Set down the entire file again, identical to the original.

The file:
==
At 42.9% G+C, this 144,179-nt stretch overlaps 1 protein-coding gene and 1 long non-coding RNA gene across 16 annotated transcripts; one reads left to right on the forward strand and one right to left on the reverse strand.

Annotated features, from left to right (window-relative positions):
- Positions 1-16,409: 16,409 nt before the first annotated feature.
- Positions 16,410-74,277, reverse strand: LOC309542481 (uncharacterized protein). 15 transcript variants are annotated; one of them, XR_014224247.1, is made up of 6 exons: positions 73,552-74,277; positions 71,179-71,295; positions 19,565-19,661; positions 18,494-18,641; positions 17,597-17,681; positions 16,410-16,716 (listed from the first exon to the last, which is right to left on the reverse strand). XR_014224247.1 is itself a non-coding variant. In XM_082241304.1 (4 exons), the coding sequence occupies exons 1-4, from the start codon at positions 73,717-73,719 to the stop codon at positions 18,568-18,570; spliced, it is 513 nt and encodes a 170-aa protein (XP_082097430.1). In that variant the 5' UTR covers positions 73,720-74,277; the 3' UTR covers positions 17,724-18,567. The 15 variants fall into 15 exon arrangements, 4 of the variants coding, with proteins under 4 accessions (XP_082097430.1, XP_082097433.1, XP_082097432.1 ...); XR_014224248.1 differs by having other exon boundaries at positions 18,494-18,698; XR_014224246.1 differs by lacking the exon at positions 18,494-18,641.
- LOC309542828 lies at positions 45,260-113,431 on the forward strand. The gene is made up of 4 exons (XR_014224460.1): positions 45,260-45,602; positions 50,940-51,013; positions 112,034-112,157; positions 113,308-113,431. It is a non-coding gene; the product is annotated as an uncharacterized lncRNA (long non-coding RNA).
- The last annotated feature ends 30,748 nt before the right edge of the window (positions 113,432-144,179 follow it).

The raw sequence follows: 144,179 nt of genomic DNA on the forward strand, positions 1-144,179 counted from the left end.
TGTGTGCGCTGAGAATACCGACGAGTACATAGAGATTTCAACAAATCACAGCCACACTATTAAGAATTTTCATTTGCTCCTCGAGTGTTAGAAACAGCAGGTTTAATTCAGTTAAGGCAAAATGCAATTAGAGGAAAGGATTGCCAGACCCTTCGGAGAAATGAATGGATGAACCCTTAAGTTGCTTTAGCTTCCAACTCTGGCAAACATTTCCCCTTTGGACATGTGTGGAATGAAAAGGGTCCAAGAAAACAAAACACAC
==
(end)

At 42.9% G+C, this 144,179-nt stretch overlaps 1 protein-coding gene and 1 long non-coding RNA gene across 16 annotated transcripts; one reads left to right on the forward strand and one right to left on the reverse strand.

Annotated features, from left to right (window-relative positions):
- Positions 1-16,409: 16,409 nt before the first annotated feature.
- Positions 16,410-74,277, reverse strand: LOC309542481 (uncharacterized protein). 15 transcript variants are annotated; one of them, XR_014224247.1, is made up of 6 exons: positions 73,552-74,277; positions 71,179-71,295; positions 19,565-19,661; positions 18,494-18,641; positions 17,597-17,681; positions 16,410-16,716 (listed from the first exon to the last, which is right to left on the reverse strand). XR_014224247.1 is itself a non-coding variant. In XM_082241304.1 (4 exons), the coding sequence occupies exons 1-4, from the start codon at positions 73,717-73,719 to the stop codon at positions 18,568-18,570; spliced, it is 513 nt and encodes a 170-aa protein (XP_082097430.1). In that variant the 5' UTR covers positions 73,720-74,277; the 3' UTR covers positions 17,724-18,567. The 15 variants fall into 15 exon arrangements, 4 of the variants coding, with proteins under 4 accessions (XP_082097430.1, XP_082097433.1, XP_082097432.1 ...); XR_014224248.1 differs by having other exon boundaries at positions 18,494-18,698; XR_014224246.1 differs by lacking the exon at positions 18,494-18,641.
- LOC309542828 lies at positions 45,260-113,431 on the forward strand. The gene is made up of 4 exons (XR_014224460.1): positions 45,260-45,602; positions 50,940-51,013; positions 112,034-112,157; positions 113,308-113,431. It is a non-coding gene; the product is annotated as an uncharacterized lncRNA (long non-coding RNA).
- The last annotated feature ends 30,748 nt before the right edge of the window (positions 113,432-144,179 follow it).

The raw sequence follows: 144,179 nt of genomic DNA on the forward strand, positions 1-144,179 counted from the left end.
TGTGTGCGCTGAGAATACCGACGAGTACATAGAGATTTCAACAAATCACAGCCACACTATTAAGAATTTTCATTTGCTCCTCGAGTGTTAGAAACAGCAGGTTTAATTCAGTTAAGGCAAAATGCAATTAGAGGAAAGGATTGCCAGACCCTTCGGAGAAATGAATGGATGAACCCTTAAGTTGCTTTAGCTTCCAACTCTGGCAAACATTTCCCCTTTGGACATGTGTGGAATGAAAAGGGTCCAAGAAAACAAAACACAC